Barack Obama said in a campaign speech last week:
Somebody asked me ‘What lesson have you learned after four years?’ and I said I’ve learned that change doesn’t just happen from the inside. Change happens from the outside. My opponent got very excited. He thought, well, he’s waving the white flag, he’s giving up on change. I had to explain it, you haven’t been paying attention.
“I said that — I say that now; I said that in ’08. The whole point of our campaign the first time around was this belief, this profound belief in the decency and the goodness and the common sense of the American people, and the notion that change doesn’t start in Washington, it starts with them. And everything we’ve been able to do is because they have empowered me to do it, or they have pushed Congress to do it. But that’s who I bet on. That’s who I’ve got faith in. That’s who I have confidence in.
I hear different versions of the phrase “this election is a choice between two very different visions” from both candidates in almost every speech. Of all the differences in the two campaigns, I would argue that the biggest and most important difference is how they view the American people.
Romney is running a “just trust me” campaign devoid of details and, at its heart, the message that HE knows best, not us. This message was reiterated through his statement about the 47% of Americans he says refuse to take personal responsibility for their lives. It is clear that he does not trust the American people to decide for themselves.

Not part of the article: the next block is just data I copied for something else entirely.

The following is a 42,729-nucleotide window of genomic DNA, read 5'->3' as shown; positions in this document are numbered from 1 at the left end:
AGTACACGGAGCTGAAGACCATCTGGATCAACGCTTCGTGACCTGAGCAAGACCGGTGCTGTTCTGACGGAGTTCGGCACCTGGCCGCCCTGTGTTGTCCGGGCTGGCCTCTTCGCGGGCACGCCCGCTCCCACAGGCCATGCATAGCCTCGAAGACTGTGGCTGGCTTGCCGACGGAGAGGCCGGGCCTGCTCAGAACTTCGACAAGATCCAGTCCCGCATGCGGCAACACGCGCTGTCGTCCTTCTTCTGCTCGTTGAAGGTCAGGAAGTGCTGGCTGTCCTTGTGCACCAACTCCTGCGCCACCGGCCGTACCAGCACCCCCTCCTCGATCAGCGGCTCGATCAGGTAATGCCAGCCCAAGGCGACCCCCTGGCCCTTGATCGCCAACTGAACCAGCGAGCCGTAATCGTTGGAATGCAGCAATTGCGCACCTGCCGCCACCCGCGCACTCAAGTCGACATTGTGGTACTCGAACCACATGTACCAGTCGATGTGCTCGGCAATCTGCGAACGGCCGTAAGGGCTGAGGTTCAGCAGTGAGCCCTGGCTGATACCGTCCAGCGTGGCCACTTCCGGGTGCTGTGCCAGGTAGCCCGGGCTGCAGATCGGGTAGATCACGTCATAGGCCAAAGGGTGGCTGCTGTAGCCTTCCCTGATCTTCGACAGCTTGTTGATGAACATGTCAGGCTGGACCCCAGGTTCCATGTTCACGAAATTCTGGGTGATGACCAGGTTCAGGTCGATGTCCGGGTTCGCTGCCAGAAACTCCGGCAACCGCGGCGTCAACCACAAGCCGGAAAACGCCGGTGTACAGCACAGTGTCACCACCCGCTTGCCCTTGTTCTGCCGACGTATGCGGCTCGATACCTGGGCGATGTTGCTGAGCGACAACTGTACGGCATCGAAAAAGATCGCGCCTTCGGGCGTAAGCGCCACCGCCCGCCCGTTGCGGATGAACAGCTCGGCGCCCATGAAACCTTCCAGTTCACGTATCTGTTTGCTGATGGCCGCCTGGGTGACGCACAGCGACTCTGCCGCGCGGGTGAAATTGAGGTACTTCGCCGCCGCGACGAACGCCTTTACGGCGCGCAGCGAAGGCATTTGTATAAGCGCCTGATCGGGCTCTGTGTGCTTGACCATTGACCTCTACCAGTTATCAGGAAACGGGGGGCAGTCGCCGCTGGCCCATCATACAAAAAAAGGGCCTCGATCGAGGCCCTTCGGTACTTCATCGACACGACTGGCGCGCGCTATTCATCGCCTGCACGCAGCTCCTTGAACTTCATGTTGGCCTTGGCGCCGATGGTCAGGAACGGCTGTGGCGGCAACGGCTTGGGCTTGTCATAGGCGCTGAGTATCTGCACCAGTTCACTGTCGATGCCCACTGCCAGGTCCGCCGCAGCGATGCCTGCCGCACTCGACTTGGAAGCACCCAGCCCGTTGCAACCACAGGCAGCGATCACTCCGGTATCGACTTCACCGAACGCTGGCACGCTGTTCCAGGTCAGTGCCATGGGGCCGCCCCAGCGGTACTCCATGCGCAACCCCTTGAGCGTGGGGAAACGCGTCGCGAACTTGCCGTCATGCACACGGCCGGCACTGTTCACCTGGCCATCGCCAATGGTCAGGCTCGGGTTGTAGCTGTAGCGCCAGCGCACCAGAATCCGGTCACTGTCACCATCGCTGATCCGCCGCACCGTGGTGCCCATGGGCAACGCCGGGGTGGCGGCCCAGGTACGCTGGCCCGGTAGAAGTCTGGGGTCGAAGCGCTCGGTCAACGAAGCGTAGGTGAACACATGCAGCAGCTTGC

On the other hand, we have President Obama. His message is one about moving forward with the changes he has been talking about since before he became president on issues like equality, the environment, stronger economy, better education and energy independence. These changes are not like flipping a switch, they are ongoing.
Most importantly, Obama is running a “I believe in you” campaign. He trusts that we can make the right decisions for our lives. He, unlike Romney, believes that we not only take can care of ourselves, many of us — our teachers, firemen, police officers, nurses and soldiers — go beyond that and take care of others. He recognizes our differences but knows that we all want the same things in life: fairness, opportunity, and happiness.
President Obama reminds us, every time he speaks, that he can’t move this country forward by himself, but together we can. This is what inspired the my most recent photomosaic “Forward Together, Faces from 2012 Obama Rallies.” It is compiled of over 6,000 faces from Obama rallies over the last year. Each face, like the main image of the president, is facing forward to signify our collective desire to continue moving forward with change.
I am donating 50% of the profits from poster sales to the reelection of Barack Obama between now and October 21. Consider buying a poster and help me raise money for this election. Click HERE to see the individual faces up close and to see the mosaic I created in 2008, “Out of Many we are one”. To purchase either of the posters or as a set click HERE.